Wednesday, October 5, 2011

Red Velvet Fudge

It's funny how our tastes change over time. Like, how I used to love those mixed licorice candies more than life itself, and I was so incredibly excited to find them at the store the other day. You know what? They sort of taste like over-sweetened rubber.

Maybe it's the change of countries, but these days I like my chocolate dark, my coffee black and my candies not super sweet.

So when I saw this absolutely genius idea for making red velvet fudge from one of the blogs I love to stalk read, I was thrilled to see that it doesn't require marshmallow creme or condensed milk or those other super sweet unobtainable-in-Israel ingredients. (condensed milk we have, marshmallow creme is always questionable)

What you do need in making this recipe is a lot of faith. Faith that adding so much red food coloring is both 1) good for you and 2) will not stain your teeth irreparably.

Faith that the fudge will in fact cool down to the proper temperature even though you've been waiting for half an hour and cursing yourself for buying the pans that retain heat extra well.

Maybe it's just that I've been watching too much True Blood lately, but I felt like I was beating congealed blood in a mixer. Is that gross? Yes, it probably is.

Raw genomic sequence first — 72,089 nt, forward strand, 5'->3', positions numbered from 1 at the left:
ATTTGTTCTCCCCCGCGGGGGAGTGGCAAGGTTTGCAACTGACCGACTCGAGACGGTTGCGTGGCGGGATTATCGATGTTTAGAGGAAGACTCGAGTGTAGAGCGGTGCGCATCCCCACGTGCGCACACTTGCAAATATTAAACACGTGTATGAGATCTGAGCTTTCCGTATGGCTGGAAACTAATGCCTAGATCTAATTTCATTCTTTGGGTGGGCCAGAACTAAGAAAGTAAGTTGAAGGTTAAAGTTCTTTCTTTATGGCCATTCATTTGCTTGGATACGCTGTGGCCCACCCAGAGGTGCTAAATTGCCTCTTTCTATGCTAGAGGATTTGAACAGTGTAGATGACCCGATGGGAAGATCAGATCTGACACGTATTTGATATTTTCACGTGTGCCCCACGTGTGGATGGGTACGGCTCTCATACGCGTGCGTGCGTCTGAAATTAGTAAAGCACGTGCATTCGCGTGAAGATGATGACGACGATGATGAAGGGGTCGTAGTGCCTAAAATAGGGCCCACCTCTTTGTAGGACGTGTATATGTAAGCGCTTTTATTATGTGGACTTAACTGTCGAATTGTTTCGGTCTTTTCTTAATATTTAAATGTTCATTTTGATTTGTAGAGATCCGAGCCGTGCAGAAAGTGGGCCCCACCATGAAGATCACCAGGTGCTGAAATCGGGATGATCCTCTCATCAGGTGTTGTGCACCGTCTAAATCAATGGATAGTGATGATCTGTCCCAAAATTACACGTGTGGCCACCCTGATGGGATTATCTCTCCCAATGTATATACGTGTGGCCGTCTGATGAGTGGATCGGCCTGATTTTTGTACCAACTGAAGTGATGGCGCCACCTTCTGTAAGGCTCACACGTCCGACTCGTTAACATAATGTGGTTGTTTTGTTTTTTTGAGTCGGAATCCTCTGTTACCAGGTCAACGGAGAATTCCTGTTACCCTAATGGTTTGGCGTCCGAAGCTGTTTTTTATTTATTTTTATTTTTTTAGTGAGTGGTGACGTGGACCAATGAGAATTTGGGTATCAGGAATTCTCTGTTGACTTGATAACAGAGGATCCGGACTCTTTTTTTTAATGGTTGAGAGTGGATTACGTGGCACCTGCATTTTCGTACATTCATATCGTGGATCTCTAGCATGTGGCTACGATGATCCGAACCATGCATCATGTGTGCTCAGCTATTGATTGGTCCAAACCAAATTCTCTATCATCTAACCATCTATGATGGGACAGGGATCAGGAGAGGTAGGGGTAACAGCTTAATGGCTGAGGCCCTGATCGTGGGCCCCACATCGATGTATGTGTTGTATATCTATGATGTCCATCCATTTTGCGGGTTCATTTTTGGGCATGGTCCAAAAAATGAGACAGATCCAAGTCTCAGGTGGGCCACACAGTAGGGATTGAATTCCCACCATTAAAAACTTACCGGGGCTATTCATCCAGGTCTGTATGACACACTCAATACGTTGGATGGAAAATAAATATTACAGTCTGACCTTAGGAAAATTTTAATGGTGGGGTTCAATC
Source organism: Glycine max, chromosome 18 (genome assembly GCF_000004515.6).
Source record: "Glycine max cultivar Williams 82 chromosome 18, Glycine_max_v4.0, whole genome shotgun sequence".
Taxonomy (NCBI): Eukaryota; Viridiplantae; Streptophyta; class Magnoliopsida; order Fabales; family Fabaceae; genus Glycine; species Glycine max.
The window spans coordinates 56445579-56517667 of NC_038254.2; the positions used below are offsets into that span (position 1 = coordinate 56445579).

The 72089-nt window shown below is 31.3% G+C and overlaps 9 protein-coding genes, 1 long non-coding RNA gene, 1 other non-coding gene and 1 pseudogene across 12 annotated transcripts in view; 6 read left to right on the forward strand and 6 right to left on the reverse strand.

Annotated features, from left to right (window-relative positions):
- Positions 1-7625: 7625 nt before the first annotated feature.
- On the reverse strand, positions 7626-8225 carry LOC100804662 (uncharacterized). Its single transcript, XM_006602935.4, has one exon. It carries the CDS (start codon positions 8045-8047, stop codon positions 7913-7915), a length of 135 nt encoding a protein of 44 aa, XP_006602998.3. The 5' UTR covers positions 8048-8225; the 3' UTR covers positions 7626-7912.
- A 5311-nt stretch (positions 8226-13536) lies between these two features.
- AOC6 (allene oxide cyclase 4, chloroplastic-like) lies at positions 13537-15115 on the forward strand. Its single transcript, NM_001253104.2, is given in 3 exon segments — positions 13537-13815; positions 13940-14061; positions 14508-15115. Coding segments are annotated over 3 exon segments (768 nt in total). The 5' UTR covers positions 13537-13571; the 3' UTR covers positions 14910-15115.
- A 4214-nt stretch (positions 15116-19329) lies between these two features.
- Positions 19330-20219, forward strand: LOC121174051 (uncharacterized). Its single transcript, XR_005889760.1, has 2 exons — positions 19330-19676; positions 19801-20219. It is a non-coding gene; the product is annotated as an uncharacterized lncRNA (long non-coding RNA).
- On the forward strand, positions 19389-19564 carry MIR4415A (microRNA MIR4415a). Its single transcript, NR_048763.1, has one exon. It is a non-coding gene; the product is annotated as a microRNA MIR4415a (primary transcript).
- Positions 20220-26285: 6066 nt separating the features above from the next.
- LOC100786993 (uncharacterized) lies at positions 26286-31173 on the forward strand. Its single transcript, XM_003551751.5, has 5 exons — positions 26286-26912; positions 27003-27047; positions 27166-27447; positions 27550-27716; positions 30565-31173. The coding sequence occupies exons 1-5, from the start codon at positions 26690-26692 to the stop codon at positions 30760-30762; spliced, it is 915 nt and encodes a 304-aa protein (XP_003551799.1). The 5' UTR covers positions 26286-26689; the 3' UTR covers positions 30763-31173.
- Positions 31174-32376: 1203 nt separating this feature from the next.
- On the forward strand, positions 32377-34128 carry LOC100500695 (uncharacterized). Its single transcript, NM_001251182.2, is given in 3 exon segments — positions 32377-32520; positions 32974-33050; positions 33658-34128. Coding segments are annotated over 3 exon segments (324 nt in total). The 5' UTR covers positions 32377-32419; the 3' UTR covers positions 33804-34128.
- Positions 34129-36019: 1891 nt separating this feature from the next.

I think next time I'll use a bit less food coloring than the recipe calls for- maybe Israeli food coloring is also different. Although if you're of the Halloween-celebrating persuasion, maybe it's your kind of fudge.

But I must say that it came out nice and smooth, not too sweet, and with the traditional red velvet hint of chocolate. And there's something childishly fun about eating something that's so shockingly red.

Recipe here in case you missed it above. I used half and half instead of milk (with 1 T vinegar to make fake buttermilk) and I highly recommend it. 


  1. I am so trying this recipe. yum like you i have just recently started a blog too. good luck on yours. you are off to a wonderful start

  2. I never had red velvet fudget. This is a great idea. It looks delicious.

  3. Usually it's near the coffee products (at least at mega and shufersal wherever I have looked). In hebrew it's called חלב מרוכז